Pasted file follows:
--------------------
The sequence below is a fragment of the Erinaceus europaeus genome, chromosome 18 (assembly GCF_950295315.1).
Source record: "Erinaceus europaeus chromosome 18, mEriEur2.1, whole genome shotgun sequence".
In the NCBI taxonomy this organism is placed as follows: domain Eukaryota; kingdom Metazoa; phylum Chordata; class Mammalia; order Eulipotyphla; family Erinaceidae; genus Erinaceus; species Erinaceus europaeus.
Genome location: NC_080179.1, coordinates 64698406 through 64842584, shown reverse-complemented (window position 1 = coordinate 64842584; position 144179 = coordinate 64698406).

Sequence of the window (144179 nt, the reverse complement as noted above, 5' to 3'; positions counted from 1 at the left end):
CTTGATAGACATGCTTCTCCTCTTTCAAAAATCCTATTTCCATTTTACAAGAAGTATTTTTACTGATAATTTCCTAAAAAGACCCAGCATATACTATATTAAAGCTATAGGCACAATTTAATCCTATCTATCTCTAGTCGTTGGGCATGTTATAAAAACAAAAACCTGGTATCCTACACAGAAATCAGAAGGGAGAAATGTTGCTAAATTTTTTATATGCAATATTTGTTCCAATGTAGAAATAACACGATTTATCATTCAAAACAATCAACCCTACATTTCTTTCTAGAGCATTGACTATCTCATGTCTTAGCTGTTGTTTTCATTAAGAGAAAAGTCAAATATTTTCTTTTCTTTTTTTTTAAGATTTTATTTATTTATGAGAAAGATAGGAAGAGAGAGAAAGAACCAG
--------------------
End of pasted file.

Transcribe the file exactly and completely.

The sequence below is a fragment of the Erinaceus europaeus genome, chromosome 18 (assembly GCF_950295315.1).
Source record: "Erinaceus europaeus chromosome 18, mEriEur2.1, whole genome shotgun sequence".
In the NCBI taxonomy this organism is placed as follows: domain Eukaryota; kingdom Metazoa; phylum Chordata; class Mammalia; order Eulipotyphla; family Erinaceidae; genus Erinaceus; species Erinaceus europaeus.
Genome location: NC_080179.1, coordinates 64698406 through 64842584, shown reverse-complemented (window position 1 = coordinate 64842584; position 144179 = coordinate 64698406).

Sequence of the window (144179 nt, the reverse complement as noted above, 5' to 3'; positions counted from 1 at the left end):
CTTGATAGACATGCTTCTCCTCTTTCAAAAATCCTATTTCCATTTTACAAGAAGTATTTTTACTGATAATTTCCTAAAAAGACCCAGCATATACTATATTAAAGCTATAGGCACAATTTAATCCTATCTATCTCTAGTCGTTGGGCATGTTATAAAAACAAAAACCTGGTATCCTACACAGAAATCAGAAGGGAGAAATGTTGCTAAATTTTTTATATGCAATATTTGTTCCAATGTAGAAATAACACGATTTATCATTCAAAACAATCAACCCTACATTTCTTTCTAGAGCATTGACTATCTCATGTCTTAGCTGTTGTTTTCATTAAGAGAAAAGTCAAATATTTTCTTTTCTTTTTTTTTAAGATTTTATTTATTTATGAGAAAGATAGGAAGAGAGAGAAAGAACCAG